Dealing with Important People:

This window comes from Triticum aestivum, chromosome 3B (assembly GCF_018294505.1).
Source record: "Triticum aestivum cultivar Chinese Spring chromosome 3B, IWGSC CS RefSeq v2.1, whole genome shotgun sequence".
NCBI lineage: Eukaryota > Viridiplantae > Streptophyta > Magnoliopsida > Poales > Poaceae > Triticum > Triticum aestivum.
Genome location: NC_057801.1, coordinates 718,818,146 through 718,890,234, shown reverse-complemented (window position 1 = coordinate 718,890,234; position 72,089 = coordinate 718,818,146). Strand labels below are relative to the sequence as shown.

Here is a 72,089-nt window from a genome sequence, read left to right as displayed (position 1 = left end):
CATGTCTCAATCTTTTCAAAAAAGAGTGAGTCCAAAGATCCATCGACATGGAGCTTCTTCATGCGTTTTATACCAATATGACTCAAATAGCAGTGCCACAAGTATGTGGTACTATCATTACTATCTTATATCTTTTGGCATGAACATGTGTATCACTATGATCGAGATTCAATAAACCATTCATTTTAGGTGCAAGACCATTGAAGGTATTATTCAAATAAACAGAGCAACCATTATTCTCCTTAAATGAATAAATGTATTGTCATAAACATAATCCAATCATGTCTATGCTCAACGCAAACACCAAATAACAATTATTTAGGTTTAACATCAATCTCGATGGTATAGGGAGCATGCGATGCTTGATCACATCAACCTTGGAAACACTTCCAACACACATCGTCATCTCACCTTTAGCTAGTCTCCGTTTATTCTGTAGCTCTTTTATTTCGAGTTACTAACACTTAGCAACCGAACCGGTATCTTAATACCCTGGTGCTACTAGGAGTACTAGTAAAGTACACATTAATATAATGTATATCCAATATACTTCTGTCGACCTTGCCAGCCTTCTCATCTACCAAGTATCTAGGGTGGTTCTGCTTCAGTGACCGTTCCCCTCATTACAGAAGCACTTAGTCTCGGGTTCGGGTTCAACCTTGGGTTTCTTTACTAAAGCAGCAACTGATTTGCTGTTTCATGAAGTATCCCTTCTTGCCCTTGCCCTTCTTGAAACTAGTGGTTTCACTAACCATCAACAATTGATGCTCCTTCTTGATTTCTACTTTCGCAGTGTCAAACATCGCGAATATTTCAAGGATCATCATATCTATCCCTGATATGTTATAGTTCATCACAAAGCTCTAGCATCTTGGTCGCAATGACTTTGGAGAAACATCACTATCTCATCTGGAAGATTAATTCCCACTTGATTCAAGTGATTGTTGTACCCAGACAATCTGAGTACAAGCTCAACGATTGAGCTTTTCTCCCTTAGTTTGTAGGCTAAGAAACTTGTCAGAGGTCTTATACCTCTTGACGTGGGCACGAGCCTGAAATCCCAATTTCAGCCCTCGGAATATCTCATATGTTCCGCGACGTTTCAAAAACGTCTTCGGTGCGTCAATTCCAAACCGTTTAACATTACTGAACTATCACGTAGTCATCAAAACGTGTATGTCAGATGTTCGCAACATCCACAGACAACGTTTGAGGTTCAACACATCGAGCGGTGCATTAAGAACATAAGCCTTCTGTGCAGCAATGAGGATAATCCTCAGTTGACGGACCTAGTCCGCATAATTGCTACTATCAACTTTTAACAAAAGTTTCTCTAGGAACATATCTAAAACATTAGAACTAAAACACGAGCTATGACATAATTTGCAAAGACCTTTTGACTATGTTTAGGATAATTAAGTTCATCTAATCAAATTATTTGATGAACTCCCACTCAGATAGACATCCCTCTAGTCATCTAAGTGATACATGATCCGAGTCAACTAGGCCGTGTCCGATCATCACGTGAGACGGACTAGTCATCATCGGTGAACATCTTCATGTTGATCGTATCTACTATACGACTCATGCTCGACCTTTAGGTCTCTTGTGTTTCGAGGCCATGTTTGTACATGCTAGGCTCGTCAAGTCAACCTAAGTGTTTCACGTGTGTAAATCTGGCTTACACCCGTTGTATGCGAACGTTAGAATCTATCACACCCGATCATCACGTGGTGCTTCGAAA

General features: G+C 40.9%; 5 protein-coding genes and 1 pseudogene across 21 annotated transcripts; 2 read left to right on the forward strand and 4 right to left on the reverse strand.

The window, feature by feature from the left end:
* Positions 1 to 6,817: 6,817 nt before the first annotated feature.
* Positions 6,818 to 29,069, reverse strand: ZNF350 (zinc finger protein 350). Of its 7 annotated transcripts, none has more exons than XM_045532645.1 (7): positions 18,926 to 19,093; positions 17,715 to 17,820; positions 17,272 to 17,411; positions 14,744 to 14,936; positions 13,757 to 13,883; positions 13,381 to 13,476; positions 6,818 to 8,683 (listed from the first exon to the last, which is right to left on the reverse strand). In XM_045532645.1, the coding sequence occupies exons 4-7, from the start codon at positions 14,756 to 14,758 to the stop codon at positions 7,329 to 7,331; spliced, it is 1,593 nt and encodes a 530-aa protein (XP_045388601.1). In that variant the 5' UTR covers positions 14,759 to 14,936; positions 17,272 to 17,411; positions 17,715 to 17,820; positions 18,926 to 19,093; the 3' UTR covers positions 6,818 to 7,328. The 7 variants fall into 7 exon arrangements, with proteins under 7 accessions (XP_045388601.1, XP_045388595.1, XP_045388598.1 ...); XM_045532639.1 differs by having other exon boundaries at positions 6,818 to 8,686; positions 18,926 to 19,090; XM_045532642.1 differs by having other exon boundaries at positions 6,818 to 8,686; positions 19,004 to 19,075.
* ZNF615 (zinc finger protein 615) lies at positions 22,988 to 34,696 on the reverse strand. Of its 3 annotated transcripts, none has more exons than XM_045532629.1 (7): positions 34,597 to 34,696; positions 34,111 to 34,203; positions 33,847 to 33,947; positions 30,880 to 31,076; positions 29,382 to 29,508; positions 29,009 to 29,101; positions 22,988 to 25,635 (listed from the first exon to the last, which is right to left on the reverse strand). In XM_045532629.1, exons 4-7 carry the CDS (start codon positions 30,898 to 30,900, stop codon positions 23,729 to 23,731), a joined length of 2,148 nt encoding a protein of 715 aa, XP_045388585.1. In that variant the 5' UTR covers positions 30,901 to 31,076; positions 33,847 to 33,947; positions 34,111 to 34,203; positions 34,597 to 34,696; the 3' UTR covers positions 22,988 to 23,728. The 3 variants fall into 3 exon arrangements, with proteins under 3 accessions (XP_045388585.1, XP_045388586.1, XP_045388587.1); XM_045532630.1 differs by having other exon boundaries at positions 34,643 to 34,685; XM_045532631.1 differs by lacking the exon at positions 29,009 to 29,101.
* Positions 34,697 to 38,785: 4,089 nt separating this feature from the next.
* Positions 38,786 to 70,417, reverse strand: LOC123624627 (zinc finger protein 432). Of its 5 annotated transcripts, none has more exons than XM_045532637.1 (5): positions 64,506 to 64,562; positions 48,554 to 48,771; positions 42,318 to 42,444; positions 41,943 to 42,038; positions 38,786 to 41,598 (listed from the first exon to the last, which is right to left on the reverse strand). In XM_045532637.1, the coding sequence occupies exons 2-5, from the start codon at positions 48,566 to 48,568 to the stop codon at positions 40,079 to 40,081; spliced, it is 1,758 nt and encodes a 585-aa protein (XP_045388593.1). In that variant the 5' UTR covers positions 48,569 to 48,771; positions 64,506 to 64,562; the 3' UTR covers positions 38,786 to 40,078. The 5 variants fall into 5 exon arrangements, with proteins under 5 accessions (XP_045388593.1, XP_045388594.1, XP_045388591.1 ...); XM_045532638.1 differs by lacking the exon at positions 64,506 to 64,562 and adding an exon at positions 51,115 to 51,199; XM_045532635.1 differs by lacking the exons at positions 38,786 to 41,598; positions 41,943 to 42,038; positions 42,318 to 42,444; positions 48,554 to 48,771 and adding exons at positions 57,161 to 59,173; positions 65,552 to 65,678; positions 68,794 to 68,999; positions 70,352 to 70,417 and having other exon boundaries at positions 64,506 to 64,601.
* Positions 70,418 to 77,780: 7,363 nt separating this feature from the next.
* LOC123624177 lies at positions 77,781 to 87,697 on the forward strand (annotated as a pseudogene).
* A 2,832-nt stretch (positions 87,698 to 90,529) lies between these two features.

Justin Fleming is our main benefactor behind the scenes. He coordinates Campus Recycling on SW 13th st. He funds our internships, and provides all kinds of useful things for the Hoo Haa. He has a warehouse of surplus property from osu at his disposal. He coordinates the Sustainability Grants. He and a student intern organize Earth Week. He is a great guy, respect him and do what he asks. Randy Hopson is the farm manager of the vegetable research farm, of which our farm is just one small plot. He lets us use the veg farm’s tractors and equipment, and he is the one who will train our members to use them properly. Since his cooperation is critical to the survival of our farm, it is very important that we respect him and do what he says at all times. Randy is a considerate man and a dedicated farmer. Betsy Hartley is the administrative outreach coordinator for the College of Agriculture. She has a behind the scenes hand in many club activities. She is also the college liaison to the E.R. Jackman board (a funding body that provides annual funding to clubs. We get about $1200 a year from them.) Betsy is energetic and excited about our project. She can provide a major leg up on some occasions to jump through hoops, or get funding. She is a powerful ally often disguised as a friend. Her office is in Strand Ag Hall. Robin Ryan is the head coordinator of the campus kitchen. She is businesslike and knowledgeable; listen to what she says. She has a recipe book for cooking just about anything for large amounts of people. Her office is in Snell Hall near ASOSU and Student Involvement. Machelle Kennedy works for MUPC (their office is in the MU next to the coffee shop, they organize clubs and events on campus.) We dealt with her a bit for the Hoo Haa, she helped us with security concerns and risk assessment.